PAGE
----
I’m sure you have heard of Sir Thomas More as part of your high school English theatre studies, if not from history, in the form of a 1960 Robert Bolt drama and a subsequent 1966 movie starring Paul Scofield, both called “A Man for all Seasons.” He was the Lord Chancellor for Henry VIII. It was not always good to be too close to King Henry because when he annulled his marriage to Catherine of Aragon, his first wife, and wanted to marry Ann Boleyn, the spotlight fell on Sir Thomas.
Catherine had two girls, Mary and Elizabeth, but Henry considered he needed a male heir. He had Catherine sequestered to a convent in Dunstable (look for the Priory signs all around Dunstable and you’ll realise it was a formidable presence in Dunstable’s past) and held a convocation of bishops in the Blackfriars building, now the site of Sion Hall, next-door to the Old City of London School building, still standing on the bank of the Thames.
The convocation could not bring itself to agree to Henry’s actions so he dissolved it and declared himself head of the Church in England. He expected Thomas to declare his right to marry Ann Boleyn, but Thomas said nothing. Henry interpreted Thomas’ “thundering silence” as condemnation of his wish to marry, but Thomas said the legal meaning of silence is assent.
The king encouraged Thomas Cromwell to try Sir Thomas in a special court, which duly found him guilty of treason. He was sentenced to be hanged, drawn and quartered but the king commuted this to beheading and his head was set on a pike on London Bridge. His body was buried in the Tower of London. It is said that one of his daughters later claimed the head, and it is buried in Canterbury Cathedral.
I found the statue above on the corner of Carey St, off Chancery Lane, and I was interested in the caption which says “Some time Lord High Chancellor of England. Martyred July 5th 1535. The faithful servant both of God and the king.” It looks like a Victorian building and I was intrigued that even 350 years after he was executed, Sir Thomas’ admirers still insist that his actions were those of a true servant of the king.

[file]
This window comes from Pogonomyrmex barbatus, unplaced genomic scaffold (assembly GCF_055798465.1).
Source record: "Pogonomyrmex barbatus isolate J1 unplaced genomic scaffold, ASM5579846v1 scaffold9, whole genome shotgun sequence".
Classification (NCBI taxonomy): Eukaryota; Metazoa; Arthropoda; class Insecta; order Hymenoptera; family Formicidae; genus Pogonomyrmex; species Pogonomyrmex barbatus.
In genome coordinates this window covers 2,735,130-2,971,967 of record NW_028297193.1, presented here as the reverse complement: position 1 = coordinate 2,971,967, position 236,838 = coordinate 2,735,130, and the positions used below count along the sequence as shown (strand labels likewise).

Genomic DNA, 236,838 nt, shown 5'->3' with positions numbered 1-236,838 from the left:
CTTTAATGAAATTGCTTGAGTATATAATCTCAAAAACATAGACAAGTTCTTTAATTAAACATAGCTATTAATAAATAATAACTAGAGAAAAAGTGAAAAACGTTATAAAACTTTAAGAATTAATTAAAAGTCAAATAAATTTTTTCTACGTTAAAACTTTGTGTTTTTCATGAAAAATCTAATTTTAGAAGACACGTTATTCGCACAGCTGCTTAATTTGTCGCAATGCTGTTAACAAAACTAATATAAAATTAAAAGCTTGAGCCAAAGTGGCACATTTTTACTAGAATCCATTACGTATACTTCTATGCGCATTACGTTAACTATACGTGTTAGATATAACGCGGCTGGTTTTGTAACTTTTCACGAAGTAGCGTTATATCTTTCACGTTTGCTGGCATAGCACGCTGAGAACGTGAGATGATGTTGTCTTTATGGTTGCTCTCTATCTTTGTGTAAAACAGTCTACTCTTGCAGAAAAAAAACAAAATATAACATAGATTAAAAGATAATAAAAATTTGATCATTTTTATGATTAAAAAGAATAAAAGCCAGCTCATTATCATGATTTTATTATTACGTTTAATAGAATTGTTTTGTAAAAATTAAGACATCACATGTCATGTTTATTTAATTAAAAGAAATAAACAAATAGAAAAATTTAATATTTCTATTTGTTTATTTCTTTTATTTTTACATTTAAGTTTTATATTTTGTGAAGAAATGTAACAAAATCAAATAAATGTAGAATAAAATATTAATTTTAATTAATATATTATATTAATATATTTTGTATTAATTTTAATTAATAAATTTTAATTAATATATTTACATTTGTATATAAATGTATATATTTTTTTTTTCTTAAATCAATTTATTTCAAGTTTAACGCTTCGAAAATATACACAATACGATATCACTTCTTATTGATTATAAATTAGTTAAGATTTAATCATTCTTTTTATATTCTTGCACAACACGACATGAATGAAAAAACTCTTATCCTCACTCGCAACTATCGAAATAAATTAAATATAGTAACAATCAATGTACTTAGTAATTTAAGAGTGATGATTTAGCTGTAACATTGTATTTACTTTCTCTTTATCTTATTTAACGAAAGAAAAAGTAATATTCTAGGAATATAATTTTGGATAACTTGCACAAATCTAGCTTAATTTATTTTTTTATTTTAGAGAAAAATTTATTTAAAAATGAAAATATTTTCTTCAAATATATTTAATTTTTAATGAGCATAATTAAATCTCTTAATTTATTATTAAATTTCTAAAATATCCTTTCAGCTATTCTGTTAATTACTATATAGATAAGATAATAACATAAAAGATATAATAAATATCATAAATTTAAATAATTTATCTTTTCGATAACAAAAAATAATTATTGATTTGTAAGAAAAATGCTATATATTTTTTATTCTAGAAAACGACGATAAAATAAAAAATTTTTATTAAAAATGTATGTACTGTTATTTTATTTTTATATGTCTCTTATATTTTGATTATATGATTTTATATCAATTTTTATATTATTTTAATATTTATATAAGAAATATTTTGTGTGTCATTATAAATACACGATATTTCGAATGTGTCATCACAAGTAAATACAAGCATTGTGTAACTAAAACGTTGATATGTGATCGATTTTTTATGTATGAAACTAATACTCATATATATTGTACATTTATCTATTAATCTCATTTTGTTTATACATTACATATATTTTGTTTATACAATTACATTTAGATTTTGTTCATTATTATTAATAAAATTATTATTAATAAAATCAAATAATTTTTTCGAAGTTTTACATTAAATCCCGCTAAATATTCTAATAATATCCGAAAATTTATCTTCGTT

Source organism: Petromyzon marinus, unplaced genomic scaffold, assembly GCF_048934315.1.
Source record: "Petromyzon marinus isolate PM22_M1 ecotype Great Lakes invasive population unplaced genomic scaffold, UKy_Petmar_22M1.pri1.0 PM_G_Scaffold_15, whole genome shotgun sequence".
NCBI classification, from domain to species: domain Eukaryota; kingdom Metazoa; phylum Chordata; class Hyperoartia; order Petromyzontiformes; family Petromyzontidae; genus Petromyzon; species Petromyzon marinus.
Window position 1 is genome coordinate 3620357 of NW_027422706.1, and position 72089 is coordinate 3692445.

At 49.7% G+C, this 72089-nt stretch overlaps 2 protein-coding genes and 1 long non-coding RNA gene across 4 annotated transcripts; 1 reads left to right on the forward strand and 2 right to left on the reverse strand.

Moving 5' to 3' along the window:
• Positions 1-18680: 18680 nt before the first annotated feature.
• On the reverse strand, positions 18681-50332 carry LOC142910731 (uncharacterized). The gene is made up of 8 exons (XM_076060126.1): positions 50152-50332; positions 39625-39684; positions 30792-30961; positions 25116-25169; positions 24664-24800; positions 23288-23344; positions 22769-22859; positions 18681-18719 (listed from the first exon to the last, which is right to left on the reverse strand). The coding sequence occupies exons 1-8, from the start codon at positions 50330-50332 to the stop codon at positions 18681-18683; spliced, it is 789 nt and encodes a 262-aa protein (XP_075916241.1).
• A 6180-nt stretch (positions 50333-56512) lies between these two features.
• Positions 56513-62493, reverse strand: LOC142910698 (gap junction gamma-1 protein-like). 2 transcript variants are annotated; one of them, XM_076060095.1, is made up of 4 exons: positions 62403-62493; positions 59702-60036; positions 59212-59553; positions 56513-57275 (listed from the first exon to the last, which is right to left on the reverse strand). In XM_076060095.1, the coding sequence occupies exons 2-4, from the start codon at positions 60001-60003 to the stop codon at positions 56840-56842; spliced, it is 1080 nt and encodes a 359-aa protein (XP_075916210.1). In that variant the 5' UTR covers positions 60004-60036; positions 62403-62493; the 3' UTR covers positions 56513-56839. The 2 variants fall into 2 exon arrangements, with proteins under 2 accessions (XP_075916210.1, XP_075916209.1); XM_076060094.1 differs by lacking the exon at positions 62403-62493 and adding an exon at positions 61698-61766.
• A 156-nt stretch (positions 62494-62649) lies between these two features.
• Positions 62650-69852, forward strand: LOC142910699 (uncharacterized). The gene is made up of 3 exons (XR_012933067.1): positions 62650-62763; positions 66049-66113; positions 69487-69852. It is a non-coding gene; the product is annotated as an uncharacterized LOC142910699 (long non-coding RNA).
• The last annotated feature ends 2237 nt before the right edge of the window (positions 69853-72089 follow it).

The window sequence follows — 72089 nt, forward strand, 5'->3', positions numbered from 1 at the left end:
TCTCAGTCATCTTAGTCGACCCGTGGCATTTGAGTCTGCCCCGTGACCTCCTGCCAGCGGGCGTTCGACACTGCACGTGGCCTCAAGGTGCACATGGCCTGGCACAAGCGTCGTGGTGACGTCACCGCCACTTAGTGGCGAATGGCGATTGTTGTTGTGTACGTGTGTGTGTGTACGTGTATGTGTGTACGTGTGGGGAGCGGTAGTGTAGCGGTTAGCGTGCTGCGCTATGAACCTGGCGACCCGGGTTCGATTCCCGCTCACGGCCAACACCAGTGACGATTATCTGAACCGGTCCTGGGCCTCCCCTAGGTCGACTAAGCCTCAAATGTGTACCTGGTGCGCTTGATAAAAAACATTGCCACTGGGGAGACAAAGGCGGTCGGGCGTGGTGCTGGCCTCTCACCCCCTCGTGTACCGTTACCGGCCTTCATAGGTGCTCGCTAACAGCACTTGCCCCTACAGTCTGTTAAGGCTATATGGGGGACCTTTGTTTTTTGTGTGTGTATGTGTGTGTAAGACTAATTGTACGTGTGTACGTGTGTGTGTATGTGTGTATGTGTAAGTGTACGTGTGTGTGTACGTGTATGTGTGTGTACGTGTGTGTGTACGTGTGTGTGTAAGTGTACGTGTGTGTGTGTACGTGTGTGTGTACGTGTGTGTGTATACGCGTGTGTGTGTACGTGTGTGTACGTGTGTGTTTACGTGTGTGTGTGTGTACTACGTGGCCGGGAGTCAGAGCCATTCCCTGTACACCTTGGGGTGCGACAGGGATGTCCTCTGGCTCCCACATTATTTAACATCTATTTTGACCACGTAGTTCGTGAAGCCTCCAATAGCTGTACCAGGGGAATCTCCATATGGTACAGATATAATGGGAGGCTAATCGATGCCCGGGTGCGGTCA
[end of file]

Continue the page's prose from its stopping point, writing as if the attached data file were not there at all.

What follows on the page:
The stained glass window below is in the church of St Lawrence Jewry, which is in the grounds of the Guildhall in Gresham St. To get there, walk across Holborn Viaduct, down Newgate Street, left into St Martins le Grand and right into Gresham St. Follow it to the Guildhall on your left. The church isn’t always open; you just have to be lucky.
I have been surprised that nothing of Sir Thomas is mentioned in Lincoln’s Inn, his Alma Mater. I could only inspect the chapel, of course, so perhaps there is some remembrance in the Hall, or the library. This picture of the gardens of Lincoln’s Inn shows the fountain with the Old Buildings behind, that back on to Chancery Lane. They bend the corner and run along Carey St to my right in this picture, to form part of a square.
The statue of Sir Thomas, is on a building attached to the back of the Old Buildings, so he has his back to Lincoln’s Inn and is looking at the Royal Courts of Justice. Since this building and the RCJ are both Victorian, perhaps our great-grandparents are reminding us of how government should work.
Sir Thomas More was born in Milk St, off Cheapside, almost opposite St Mary le Bow, and became a lawyer in Lincoln’s Inn. He coined the word Utopia as an island paradise of justice and good. In 1935, More was canonised a saint by both the Catholic Church and the Anglicans and was declared the patron saint of lawyers and statesmen. He gave his life in the firm belief of the separation of church and state. He was indeed, the Faithful Servant.